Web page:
As stated in the RI, the non-soil materials present on the site were dense non-aqueous phase liquid(DNAPL) present in groundwater monitoring wells, acetylene sludge (predominantly calciumhydroxide), Black Beauty sand blasting grit, and red ballast stone. Except for the DNAPL, all othernon-soil materials present on the site have been considered unrelated to site activities.
Acetylene sludge and Black Beauty sand blasting grit have been reported to be associated withactivities at the adjacent Norfolk Naval Shipyard (8). The DNAPL was composed of woodpreserving constituents. A sample taken from groundwater monitoring well-117 in July 1989contained indeno(1,2,3-cd)pyrene at 3,600 mg/L. All other contaminants of concern, exceptbenzene and PCP, were present in the DNAPL, but their concentrations were estimated.
Surface Water and Sediment
The off-site sediment sampling, as a part of the RI, included the collection of sediment samples inthe Elizabeth River. Sediment samples were taken in 1989 from locations upriver, adjacent to, anddownriver from the AWI site (Table 3). The concentrations of all PAHs reported at upriversampling locations were found to be higher than those at the downriver sampling locations. Thismay be influenced by the tidal action of the river. Also, four additional wood treatment facilities arelocated upstream of the AWI site: Eppinger and Russel Company (1905 - 1980), RepublicCreosoting Company (1933 - 1972), Wyckoff Company (closed, no dates available), and BernuthLembcke Company (active). During the above sampling episode, sediment samples were not testedfor benzene or arsenic.
In 1984, the Virginia Institute of Marine Science sampled oysters from the Elizabeth River. Themajor contaminants detected were PAHs. Oysters sampled close to the AWI site showed highconcentrations of total PAHs (60.2 mg/kg dry weight maximum). The harvesting of bivalvemollusks for human consumption has been banned in the Elizabeth River by the VDH Division ofShellfish Sanitation since 1982.
To measure bioavailability of PAHs in the Elizabeth River, bioaccumulation of total PAH wasmeasured in oysters transplanted to five stations along the Elizabeth River, including one stationnear AWI (station 17), one station 2 km upstream (station 19), and one station 5 km downstream(station 12) (6). The highest concentrations of total PAH were found in oysters near AWI (Table 5). Huggett and coworkers found that the highest levels of PAH in sediments were located 2 kmupstream from AWI suggesting that current releases may be the source of the highest residue levelsin oysters. In the same study, fish collected from the Elizabeth River show reduced abundance(reduced total biomass, total number of individuals, and abundance of selected species) andincreased prevalence of several gross abnormalities that correlate with both PAH contamination inthe sediments and proximity to the wood treatment facilities. Abnormalities observed include fin erosion in hogchoker and toadfish, and cataracts in spot, gray trout and croakers (6).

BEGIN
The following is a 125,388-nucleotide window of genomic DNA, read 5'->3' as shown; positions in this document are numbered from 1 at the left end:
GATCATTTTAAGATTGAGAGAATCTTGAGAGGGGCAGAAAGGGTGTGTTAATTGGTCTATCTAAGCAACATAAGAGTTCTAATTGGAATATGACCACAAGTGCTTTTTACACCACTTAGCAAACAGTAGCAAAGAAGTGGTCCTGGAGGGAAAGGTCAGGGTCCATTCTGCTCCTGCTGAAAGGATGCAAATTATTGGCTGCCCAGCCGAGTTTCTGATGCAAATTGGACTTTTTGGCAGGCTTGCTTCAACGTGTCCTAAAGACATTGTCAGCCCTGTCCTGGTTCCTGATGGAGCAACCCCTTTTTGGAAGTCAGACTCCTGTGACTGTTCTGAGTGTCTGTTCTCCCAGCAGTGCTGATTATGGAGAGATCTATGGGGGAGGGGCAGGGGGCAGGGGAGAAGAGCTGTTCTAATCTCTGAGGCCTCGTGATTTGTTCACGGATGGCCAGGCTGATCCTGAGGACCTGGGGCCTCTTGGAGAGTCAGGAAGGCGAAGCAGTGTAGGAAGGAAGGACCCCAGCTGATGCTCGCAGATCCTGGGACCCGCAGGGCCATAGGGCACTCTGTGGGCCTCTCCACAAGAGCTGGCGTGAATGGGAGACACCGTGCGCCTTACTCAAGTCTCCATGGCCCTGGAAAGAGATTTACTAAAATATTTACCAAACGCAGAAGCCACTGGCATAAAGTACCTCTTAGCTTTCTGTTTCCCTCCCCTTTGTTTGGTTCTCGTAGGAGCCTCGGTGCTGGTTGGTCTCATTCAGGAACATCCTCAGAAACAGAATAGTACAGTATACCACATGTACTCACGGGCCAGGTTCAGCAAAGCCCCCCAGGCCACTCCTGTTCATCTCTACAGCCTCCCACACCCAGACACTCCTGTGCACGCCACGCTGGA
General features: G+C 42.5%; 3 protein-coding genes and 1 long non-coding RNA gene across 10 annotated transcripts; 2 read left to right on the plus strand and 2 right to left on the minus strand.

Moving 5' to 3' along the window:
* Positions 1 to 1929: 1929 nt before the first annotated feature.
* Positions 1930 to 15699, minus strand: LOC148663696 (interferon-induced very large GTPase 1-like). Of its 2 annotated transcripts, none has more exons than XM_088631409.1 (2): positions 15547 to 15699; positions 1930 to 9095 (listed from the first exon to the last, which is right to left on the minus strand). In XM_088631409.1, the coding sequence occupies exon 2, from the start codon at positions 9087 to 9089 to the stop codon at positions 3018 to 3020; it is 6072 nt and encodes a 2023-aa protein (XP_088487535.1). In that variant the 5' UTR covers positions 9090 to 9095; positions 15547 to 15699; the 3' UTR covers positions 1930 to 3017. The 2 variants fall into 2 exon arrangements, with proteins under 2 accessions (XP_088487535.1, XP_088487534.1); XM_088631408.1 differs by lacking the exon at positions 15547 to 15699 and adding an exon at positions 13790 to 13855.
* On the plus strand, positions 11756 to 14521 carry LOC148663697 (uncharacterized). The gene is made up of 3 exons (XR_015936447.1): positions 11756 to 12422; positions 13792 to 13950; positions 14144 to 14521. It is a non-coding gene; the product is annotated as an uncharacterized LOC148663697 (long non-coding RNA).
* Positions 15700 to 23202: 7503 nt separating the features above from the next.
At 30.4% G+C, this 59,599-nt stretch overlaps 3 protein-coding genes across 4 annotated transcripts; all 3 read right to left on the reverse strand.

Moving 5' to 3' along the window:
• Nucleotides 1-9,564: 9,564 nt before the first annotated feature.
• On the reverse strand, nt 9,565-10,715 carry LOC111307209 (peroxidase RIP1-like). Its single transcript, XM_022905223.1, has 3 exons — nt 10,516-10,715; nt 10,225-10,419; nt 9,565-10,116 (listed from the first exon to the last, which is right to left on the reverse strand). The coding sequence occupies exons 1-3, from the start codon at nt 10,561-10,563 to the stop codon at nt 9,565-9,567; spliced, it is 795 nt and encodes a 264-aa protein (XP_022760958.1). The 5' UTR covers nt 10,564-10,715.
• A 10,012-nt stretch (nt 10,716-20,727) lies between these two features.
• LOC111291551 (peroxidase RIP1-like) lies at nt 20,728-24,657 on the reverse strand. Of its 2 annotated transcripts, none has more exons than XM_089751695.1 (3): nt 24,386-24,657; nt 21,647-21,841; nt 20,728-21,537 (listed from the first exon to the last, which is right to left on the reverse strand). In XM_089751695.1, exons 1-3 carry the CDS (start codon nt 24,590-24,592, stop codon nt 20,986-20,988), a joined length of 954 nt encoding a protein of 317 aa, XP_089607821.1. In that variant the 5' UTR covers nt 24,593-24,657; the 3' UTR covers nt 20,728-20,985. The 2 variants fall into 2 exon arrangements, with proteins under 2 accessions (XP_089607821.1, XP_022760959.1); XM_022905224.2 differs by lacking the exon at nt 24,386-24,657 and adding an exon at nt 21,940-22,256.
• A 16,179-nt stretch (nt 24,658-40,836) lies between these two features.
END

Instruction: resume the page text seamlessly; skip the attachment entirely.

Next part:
|Station||Exposure in Weeks|
1 mg/kg dry weight = milligrams per kilogram in dry weight
samples = parts per million (ppm) in dry weight samples
Contaminant concentrations considered for this public health assessment were derived frominformation supplied by EPA. A majority of the samples were analyzed as per the EPA contractlaboratory program, which uses mandated Quality Assurance/Quality Control (QA/QC)programs for review and reporting of data prior to publication. The quality of the data available foron-site contamination of soil and groundwater media is considered adequate for this public healthassessment. VDH and ATSDR further assume QA/QC measures were taken with regard tocollection of samples, chain-of-custody, and laboratory procedures. The selection of analyticalprocedures required for the analyses of the wide range of contaminants present at the AWI site is apractical problem. Since the conclusions made in this assessment are based on the informationprovided, their accuracy is directly related to the reliability of the referenced information.
Because AWI is an active wood storage and distribution facility, there are a number of associatedphysical hazards. These include large piles of wood products in various stages of treatment, openditches and open pipes, and several sheds on the back of the site that are in disrepair. There aresmall piles of building debris near the ditches. The site is not fenced, although a guard is on duty after working hours and on weekends.
This section addresses the pathways by which human populations in the area surrounding the sitecould be exposed to contaminants at, or migrating from, the site. If it is determined that exposure tochemicals not related to the site is also a concern, these pathways will be evaluated as well. When achemical is released into the environment, the release does not always lead to an exposure. Exposure only occurs when a chemical comes into contact with and enters the body. In order for achemical to pose a health risk, a complete exposure pathway must exist. A complete exposurepathway consists of five elements: 1) a source and a mechanism of chemical release to theenvironment; 2) transport through an environmental medium (e.g., air, soil, water); 3) a point ofhuman contact with the contaminated medium (known as the exposure point); 4) an exposure route(e.g., inhalation, dermal absorption, ingestion) at the exposure point; and 5) a human population atthe exposure point.